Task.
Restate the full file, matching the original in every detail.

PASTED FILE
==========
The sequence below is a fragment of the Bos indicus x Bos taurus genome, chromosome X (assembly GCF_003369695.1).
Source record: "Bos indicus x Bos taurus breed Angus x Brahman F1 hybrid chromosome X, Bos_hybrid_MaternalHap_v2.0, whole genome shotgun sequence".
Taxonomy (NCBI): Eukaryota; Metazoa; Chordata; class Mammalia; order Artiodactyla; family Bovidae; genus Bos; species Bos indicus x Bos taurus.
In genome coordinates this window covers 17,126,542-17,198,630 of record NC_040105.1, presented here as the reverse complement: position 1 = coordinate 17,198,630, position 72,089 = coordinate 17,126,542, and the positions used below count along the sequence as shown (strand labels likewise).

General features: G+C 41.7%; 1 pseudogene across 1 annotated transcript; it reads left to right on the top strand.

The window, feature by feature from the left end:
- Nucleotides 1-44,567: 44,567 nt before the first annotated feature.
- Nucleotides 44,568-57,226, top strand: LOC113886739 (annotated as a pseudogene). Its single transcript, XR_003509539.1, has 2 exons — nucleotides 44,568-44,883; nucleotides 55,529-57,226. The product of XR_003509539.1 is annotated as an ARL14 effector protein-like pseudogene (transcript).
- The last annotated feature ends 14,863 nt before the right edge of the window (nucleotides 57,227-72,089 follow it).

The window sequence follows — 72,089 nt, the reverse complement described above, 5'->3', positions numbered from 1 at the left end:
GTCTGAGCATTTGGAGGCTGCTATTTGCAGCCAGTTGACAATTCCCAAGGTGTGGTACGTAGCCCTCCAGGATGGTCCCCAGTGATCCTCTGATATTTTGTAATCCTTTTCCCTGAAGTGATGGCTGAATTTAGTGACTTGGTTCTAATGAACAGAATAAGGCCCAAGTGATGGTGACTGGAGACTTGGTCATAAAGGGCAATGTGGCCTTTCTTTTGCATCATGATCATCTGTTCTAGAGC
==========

The sequence below is a fragment of the Bos indicus x Bos taurus genome, chromosome X (assembly GCF_003369695.1).
Source record: "Bos indicus x Bos taurus breed Angus x Brahman F1 hybrid chromosome X, Bos_hybrid_MaternalHap_v2.0, whole genome shotgun sequence".
Taxonomy (NCBI): Eukaryota; Metazoa; Chordata; class Mammalia; order Artiodactyla; family Bovidae; genus Bos; species Bos indicus x Bos taurus.
In genome coordinates this window covers 17,126,542-17,198,630 of record NC_040105.1, presented here as the reverse complement: position 1 = coordinate 17,198,630, position 72,089 = coordinate 17,126,542, and the positions used below count along the sequence as shown (strand labels likewise).

General features: G+C 41.7%; 1 pseudogene across 1 annotated transcript; it reads left to right on the top strand.

The window, feature by feature from the left end:
- Nucleotides 1-44,567: 44,567 nt before the first annotated feature.
- Nucleotides 44,568-57,226, top strand: LOC113886739 (annotated as a pseudogene). Its single transcript, XR_003509539.1, has 2 exons — nucleotides 44,568-44,883; nucleotides 55,529-57,226. The product of XR_003509539.1 is annotated as an ARL14 effector protein-like pseudogene (transcript).
- The last annotated feature ends 14,863 nt before the right edge of the window (nucleotides 57,227-72,089 follow it).

The window sequence follows — 72,089 nt, the reverse complement described above, 5'->3', positions numbered from 1 at the left end:
GTCTGAGCATTTGGAGGCTGCTATTTGCAGCCAGTTGACAATTCCCAAGGTGTGGTACGTAGCCCTCCAGGATGGTCCCCAGTGATCCTCTGATATTTTGTAATCCTTTTCCCTGAAGTGATGGCTGAATTTAGTGACTTGGTTCTAATGAACAGAATAAGGCCCAAGTGATGGTGACTGGAGACTTGGTCATAAAGGGCAATGTGGCCTTTCTTTTGCATCATGATCATCTGTTCTAGAGC